“No shit,” I said.

“I mean, just look! I’m bloody cooking spaghetti!” Jamie said, proudly gesturing to an oversized pot full of noodles and sauce. And other things, too, probably.  I wasn’t a good cook.

“So, let’s see…” I mused. “We can have spaghetti, wine, and a couple of Quaaludes all in the same sitting?”

“Fuck yeah!” shouted Liam from the front living room.

“I quite like it here,” Gee said from the back living room, where she’d turned on the tele and was happily watching gameshows, cuddling up on the hideous velvet, flowery couch.

“I love it here!” Melissa shouted from the front, where she and Liam were doing a weird salsa-type dance to the Rolling Stones’ ‘Gimme Shelter.’

“Come on then, Kell, let’s get in on this!” Kate said, shoving me into the room with the three of them.

We laughed as we spun each other around and giggled, singing our hearts out, our shadows bobbing beneath the prisms on the wall made by the chandelier. The smell of spaghetti was thick in the air and the wine flowed like it would never end.

“Hey, Ginger,” Liam said. “Can I call ya Pink Pajamas instead?”

“Any time,” I said with a wink.

“This might be, like, the perfect night,” Melissa said.

“YOU SHOULD TRY IT WITH A QUAALUDE!” Jamie said, wild-eyed, coming in from the kitchen.

“Gee! Get your arse in here!” Kate shouted, wine glass in hand, blue pajamas bringing out her eyes.

“Yeah!” Liam shouted. “Ass! Here!”

“Come dip your hand into the bucket of Quaaludes!” I shouted, giggling.

Gee ran in and plopped right there on top of all of us, spilling our spaghetti.


“Damn it!”


“I was only doing as I was told,” she said. “Let’s stay here forever!”

Kate banged her fork on her wine glass. “A toast – to – the writers. The song makers, the dreamers. But most of all, to us. Noel, you turn out to be a huge wanker in 2016; Liam, let’s be honest, you do too.  All of us are wonderful people in 2016 – truly, beautiful, spirited, talented people. Sorry boys. I got off track there for a moment. But we shouldn’t lose sight of what’s right in front of us – each other. And pills and booze. But, mostly, each other.”

“Here, here!”

“Y’know what sounds craaazy?” Jamie asked. “Quackludes.”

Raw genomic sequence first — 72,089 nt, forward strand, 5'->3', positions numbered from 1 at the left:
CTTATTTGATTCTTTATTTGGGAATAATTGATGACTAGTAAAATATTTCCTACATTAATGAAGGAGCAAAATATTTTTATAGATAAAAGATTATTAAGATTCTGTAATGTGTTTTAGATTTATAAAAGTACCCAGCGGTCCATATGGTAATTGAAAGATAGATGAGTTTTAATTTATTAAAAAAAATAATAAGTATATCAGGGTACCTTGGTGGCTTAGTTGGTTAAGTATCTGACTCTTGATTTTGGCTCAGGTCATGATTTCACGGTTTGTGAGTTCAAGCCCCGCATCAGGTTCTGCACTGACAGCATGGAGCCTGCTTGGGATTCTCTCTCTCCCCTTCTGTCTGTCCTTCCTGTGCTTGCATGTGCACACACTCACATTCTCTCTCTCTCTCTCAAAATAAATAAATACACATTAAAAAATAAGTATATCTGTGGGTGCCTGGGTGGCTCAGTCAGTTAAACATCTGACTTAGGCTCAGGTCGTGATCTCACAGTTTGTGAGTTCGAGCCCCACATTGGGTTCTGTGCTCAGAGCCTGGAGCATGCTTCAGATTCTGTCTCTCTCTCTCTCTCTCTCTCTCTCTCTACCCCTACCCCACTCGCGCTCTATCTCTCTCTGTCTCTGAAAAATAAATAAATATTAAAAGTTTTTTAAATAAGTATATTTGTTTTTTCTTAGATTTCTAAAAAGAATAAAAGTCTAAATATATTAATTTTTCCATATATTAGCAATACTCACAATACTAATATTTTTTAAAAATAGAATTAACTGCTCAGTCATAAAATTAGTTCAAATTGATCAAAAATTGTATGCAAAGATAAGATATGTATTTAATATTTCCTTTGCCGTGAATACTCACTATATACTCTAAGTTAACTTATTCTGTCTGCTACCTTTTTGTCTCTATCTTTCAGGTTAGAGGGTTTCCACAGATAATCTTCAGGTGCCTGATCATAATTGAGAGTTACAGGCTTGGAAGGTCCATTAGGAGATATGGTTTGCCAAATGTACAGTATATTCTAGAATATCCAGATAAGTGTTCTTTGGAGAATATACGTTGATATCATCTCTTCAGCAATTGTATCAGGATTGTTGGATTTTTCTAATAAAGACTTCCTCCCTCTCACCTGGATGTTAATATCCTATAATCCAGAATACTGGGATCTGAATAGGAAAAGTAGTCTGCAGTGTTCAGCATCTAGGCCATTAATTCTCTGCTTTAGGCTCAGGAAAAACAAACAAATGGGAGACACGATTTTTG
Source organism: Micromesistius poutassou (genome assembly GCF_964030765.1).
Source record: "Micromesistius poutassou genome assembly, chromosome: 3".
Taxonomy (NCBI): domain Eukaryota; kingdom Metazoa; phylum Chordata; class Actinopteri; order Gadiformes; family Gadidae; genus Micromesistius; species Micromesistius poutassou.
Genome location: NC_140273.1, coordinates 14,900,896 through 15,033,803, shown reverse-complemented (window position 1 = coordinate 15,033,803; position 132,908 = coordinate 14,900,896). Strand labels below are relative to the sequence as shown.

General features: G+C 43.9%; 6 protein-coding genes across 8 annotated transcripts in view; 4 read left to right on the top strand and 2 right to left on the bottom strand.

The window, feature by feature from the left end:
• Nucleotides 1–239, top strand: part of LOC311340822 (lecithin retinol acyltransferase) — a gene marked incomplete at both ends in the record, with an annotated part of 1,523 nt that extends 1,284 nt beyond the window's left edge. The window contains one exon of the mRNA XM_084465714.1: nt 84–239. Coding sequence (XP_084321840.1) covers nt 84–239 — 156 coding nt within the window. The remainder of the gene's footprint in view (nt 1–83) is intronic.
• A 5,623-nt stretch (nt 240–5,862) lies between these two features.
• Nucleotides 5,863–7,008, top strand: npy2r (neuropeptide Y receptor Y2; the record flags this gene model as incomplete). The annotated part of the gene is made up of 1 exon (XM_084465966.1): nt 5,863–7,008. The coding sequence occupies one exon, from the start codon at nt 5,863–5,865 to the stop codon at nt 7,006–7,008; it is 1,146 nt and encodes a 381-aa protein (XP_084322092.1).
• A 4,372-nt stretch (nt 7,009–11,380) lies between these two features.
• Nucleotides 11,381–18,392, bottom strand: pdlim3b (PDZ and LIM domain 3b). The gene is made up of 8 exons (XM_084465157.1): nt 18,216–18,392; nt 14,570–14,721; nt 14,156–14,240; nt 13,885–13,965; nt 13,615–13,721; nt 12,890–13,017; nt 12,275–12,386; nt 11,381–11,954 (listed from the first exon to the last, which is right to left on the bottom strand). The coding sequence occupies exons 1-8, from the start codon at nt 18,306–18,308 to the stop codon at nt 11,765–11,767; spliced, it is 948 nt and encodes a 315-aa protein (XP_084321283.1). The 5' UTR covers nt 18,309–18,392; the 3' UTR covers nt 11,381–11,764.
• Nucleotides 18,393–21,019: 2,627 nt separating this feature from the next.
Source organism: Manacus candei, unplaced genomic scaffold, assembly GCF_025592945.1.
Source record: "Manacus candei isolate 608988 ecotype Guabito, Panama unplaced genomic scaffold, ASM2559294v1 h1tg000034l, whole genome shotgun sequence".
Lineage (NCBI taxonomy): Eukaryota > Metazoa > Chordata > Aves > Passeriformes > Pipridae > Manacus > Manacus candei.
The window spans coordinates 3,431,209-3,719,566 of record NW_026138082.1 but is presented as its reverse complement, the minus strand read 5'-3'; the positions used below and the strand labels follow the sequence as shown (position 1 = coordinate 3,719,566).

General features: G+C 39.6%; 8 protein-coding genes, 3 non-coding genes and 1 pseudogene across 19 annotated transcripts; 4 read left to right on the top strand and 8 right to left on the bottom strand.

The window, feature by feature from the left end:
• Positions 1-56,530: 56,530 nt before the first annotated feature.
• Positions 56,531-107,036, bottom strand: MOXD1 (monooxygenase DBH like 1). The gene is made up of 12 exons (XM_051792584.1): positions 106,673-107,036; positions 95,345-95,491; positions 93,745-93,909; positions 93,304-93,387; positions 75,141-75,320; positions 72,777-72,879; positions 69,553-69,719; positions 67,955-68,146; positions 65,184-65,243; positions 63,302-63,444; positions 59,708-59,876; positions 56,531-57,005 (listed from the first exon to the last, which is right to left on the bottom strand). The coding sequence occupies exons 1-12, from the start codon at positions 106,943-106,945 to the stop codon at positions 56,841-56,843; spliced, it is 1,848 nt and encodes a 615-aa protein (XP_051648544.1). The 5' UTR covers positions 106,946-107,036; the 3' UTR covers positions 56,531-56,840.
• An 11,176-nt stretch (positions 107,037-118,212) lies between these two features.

“Oh bugger. Give me one of those already!” Gee shouted, laughing.

“Me too!” Melissa yelled.

Liam and Noel just both raised their hands.

I stepped out of the room a moment just to wonder into the master bedroom and poke around while the Quaalude settled in my stomach.

I switched on a few lamps and tiptoed in; and then I saw it.

“Guys! Guys!” I shouted. “Come! Come see! Quick!”

All six of them, Gee, Jamie, Kate, Melissa, Liam, and Noel, piled up behind me.

“What’s it is, then?” asked Liam.

“What’s are YOU, then?” asked Jamie.

“Look, it’s a WARDROBE!” I squealed.

“Shall we?”  asked Gee.

“We shall.”

And just like that, we became overzealous children on Christmas morning and shoved and grunted our way into the wardrobe, elbowing one another and giggling as we walked through it. We walked past Lacey’s wedding gown, fur coats, and other such heavy things, before we were hurled outward and onto the cold, hard floor.

“What happened?”


“Ah, my head!”

“Liam, your foot is in my armpit!”

“Noel’s bloody hand is stuck up my sleeve.”


Then we all jumped with a start.

“Watch your mouths!” said my mum.

“Mum!” I shouted. “What? How? Why?”

“Will the seven of you be joining me for dinner?” she asked sweetly, batting her eyes.

“What happened? What year is it?” Gee asked.

“Don’t you worry. Everything’s right where you left it, girls. It’s October 4th, 2016. And it’s dinner time. I’ll bet we have quite a lively conversation! Oh, and hello, Liam and Noel. Good to see you again, Melissa, Kate, and Jamie. And, of course, lovely Gee. Come on now! It’ll be getting cold!”

We all followed her, dumbfounded.

“Are you still high as a kite, Jamie?” asked Kate.

“QUACKlude,” Jamie said.

Melissa and Gee let out hiccups.

“I want to go back to Lacey’s house,” Liam said.

“And what makes you think we can’t?” my mum asked, holding up her iPhone, which began flashing bright colors.

“Oh bugger. Here we go again,” said Gee.

The room spun, shook and rattled. And we all braced ourselves.

To be continued….




Stay tuned for more installments on our wacky adventure time traveling with the brothers Gallagher!!!